The only reason there are returns on investments is that there is risk involved. Obama talks as though the government can create new regulations that will remove risk from the markets. It cannot. Investors sometimes make bad decisions. Businesses sometimes borrow too much money. "Some of these investment banks look like hedge funds, they're so leveraged," says one longtime Wall Street hand. But the markets are addressing that problem, too, in their own brutally Darwinian way: That's why Bank of America is acquiring Merrill Lynch on the cheap.

Phil Gramm is a fine foil for Obama: a conservative Texan with a furry accent and an unsympathetic demeanor. He's the perfect symbol - and Obama's campaign is rooted in nothing but symbolism. The reality is the thousands of dollars in donations from Fannie Mae executives sitting in Obama's campaign coffers. If Obama wants a villain, he doesn't have far to look.


Michelle's Boot Camps For Radicals

Democrats' reintroduction of militant Michelle Obama in Denver was supposed to show her softer side. But it only highlighted a radical part of her resume: Public Allies

Barack Obama was a founding member of the board of Public Allies in 1992, resigning before his wife became executive director of the Chicago chapter of Public Allies in 1993. Obama plans to use the nonprofit group, which he features on his campaign Web site, as the model for a national service corps. He calls his Orwellian program, "Universal Voluntary Public Service."

Big Brother had nothing on the Obamas. They plan to herd American youth into government-funded reeducation camps where they'll be brainwashed into thinking America is a racist, oppressive place in need of "social change."

The pitch Public Allies makes on its Web site doesn't seem all that radical. It promises to place young adults (18-30) in paid one-year "community leadership" positions with nonprofit or government agencies. They'll also be required to attend weekly training workshops and three retreats.

In exchange, they'll get a monthly stipend of up to $1,800, plus paid health and child care. They also get a post-service education award of $4,725 that can be used to pay off past student loans or fund future education.

But its real mission is to radicalize American youth and use them to bring about "social change" through threats, pressure, tension and confrontation - the tactics used by the father of community organizing, Saul "The Red" Alinsky.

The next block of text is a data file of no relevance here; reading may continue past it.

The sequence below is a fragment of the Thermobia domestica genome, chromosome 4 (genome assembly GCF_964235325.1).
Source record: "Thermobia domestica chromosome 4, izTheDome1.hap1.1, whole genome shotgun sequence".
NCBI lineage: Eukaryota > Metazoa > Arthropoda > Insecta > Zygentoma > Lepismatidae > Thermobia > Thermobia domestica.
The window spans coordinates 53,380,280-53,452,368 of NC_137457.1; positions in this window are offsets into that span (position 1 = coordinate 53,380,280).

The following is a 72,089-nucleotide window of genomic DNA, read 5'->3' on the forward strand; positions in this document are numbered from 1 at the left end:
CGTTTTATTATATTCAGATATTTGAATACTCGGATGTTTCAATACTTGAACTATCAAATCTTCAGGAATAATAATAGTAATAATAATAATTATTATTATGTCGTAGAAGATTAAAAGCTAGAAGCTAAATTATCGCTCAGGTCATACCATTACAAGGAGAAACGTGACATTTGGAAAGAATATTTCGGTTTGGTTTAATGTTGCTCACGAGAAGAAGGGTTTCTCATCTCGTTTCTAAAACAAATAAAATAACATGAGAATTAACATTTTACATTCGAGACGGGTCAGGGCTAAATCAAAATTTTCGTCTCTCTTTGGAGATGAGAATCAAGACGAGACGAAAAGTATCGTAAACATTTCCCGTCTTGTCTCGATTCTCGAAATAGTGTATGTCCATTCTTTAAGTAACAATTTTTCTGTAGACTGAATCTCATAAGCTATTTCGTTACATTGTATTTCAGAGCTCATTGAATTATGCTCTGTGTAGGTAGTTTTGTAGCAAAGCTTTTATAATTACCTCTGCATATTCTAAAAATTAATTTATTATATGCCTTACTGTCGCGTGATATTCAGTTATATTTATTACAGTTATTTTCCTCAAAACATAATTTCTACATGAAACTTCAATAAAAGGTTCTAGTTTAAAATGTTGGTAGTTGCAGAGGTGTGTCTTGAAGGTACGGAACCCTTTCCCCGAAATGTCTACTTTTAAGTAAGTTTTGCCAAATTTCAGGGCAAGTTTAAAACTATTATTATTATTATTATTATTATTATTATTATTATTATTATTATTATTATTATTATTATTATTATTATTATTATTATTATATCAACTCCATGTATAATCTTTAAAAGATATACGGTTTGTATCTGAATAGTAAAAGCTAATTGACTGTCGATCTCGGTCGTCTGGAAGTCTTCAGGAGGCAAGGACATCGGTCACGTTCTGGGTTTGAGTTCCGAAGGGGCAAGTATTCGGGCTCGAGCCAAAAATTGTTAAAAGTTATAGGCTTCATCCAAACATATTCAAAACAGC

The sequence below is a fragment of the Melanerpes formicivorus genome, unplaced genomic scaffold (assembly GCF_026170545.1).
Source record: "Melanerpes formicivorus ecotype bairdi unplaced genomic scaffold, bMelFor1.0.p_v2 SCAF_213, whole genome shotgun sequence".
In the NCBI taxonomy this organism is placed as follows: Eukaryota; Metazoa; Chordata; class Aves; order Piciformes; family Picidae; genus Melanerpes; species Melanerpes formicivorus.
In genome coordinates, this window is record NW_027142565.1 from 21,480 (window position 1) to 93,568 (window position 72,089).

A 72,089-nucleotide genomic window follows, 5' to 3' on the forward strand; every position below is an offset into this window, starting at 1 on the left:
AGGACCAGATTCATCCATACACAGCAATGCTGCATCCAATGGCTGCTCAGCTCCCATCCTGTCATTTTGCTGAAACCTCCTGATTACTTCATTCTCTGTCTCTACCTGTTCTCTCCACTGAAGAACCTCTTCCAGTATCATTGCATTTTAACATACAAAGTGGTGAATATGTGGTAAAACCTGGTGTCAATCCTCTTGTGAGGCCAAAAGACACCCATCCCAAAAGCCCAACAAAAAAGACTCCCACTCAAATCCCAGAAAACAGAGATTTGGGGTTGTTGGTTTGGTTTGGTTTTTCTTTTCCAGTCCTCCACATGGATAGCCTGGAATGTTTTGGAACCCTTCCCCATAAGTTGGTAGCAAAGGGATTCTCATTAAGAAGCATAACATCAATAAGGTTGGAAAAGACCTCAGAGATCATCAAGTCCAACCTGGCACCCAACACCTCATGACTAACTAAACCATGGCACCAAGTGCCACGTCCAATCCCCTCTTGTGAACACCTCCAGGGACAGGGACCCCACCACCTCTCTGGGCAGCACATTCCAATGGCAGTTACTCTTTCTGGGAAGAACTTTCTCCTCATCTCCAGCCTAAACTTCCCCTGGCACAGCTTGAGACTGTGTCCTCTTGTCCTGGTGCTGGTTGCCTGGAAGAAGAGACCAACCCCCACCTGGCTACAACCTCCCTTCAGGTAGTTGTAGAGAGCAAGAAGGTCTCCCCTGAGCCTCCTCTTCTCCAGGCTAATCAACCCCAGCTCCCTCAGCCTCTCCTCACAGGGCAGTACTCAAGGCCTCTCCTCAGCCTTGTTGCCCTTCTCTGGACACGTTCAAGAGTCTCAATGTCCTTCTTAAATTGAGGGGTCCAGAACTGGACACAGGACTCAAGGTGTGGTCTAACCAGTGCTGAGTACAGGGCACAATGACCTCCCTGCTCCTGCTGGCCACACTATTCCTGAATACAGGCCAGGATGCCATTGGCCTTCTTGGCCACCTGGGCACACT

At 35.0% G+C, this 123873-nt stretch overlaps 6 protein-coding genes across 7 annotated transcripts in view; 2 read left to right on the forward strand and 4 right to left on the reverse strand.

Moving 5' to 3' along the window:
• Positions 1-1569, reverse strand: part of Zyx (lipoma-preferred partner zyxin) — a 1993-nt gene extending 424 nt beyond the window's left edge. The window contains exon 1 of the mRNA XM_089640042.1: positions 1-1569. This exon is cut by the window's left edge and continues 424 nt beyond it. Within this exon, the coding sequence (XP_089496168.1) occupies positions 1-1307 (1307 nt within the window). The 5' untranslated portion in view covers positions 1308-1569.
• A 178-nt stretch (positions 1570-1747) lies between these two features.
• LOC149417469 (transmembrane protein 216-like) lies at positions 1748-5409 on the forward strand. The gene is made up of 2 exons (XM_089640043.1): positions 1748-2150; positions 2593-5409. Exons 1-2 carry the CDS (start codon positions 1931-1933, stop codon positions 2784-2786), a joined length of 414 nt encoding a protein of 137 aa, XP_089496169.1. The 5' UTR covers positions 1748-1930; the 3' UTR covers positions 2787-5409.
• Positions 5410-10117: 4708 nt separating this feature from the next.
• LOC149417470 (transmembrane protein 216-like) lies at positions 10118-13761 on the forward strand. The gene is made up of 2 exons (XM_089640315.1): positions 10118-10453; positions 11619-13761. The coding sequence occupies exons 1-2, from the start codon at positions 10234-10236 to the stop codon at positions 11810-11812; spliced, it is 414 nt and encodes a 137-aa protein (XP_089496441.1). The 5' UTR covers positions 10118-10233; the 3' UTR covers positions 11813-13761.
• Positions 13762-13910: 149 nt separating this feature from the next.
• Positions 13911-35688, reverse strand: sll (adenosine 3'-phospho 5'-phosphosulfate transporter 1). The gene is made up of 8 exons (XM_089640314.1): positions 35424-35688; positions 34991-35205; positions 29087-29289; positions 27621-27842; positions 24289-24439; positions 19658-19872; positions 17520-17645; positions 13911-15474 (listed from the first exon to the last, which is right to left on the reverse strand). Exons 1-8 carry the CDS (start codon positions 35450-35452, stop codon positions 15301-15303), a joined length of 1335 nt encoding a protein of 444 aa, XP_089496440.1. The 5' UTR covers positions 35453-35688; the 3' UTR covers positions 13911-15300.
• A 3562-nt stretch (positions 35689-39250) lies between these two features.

"Our alumni are more than twice as likely as 18-34 year olds to . . . engage in protest activities," Public Allies boasts in a document found with its tax filings. It has already deployed an army of 2,200 community organizers like Obama to agitate for "justice" and "equality" in his hometown of Chicago and other U.S. cities, including Cincinnati, Los Angeles, Milwaukee, New York, Phoenix, Pittsburgh and Washington. "I get to practice being an activist," and get paid for it, gushed Cincinnati recruit Amy Vincent.

Public Allies promotes "diversity and inclusion," a program paper says. More than 70% of its recruits are "people of color." When they're not protesting, they're staffing AIDS clinics, handing out condoms, bailing criminals out of jail and helping illegal aliens and the homeless obtain food stamps and other welfare.

Public Allies brags that more than 80% of graduates have continued working in nonprofit or government jobs. It's training the "next generation of nonprofit leaders" - future "social entrepreneurs."

The Obamas discourage work in the private sector. "Don't go into corporate America," Michelle has exhorted youth. "Work for the community. Be social workers." Shun the "money culture," Barack added. "Individual salvation depends on collective salvation."

"If you commit to serving your community," he pledged in his Denver acceptance speech, "we will make sure you can afford a college education." So, go through government to go to college, and then go back into government.

Many of today's youth find the pitch attractive. "I may spend the rest of my life trying to create social movement," said Brian Coovert of the Cincinnati chapter. "There is always going to be work to do. Until we have a perfect country, I'll have a job."

Not all the recruits appreciate the PC indoctrination. "It was too touchy-feely," said Nelly Nieblas, 29, of the 2005 Los Angeles class. "It's a lot of talk about race, a lot of talk about sexism, a lot of talk about homophobia, talk about -isms and phobias."

One of those -isms is "heterosexism," which a Public Allies training seminar in Chicago describes as a negative byproduct of "capitalism, white supremacy, patriarchy and male-dominated privilege."

The government now funds about half of Public Allies' expenses through Clinton's AmeriCorps. Obama wants to fully fund it and expand it into a national program that some see costing $500 billion. "We've got to have a civilian national security force that's just as powerful, just as strong, just as well-funded" as the military, he said.

The gall of it: The Obamas want to create a boot camp for radicals who hate the military - and stick American taxpayers with the bill.


(For more postings from me, see DISSECTING LEFTISM, TONGUE-TIED, EDUCATION WATCH INTERNATIONAL, GREENIE WATCH, POLITICAL CORRECTNESS WATCH, FOOD & HEALTH SKEPTIC, GUN WATCH, SOCIALIZED MEDICINE, AUSTRALIAN POLITICS, IMMIGRATION WATCH INTERNATIONAL, EYE ON BRITAIN and Paralipomena . For readers in China or for when is playing up, there is a mirror of this site here. My Home Pages are here or here or here. Email me (John Ray) here.)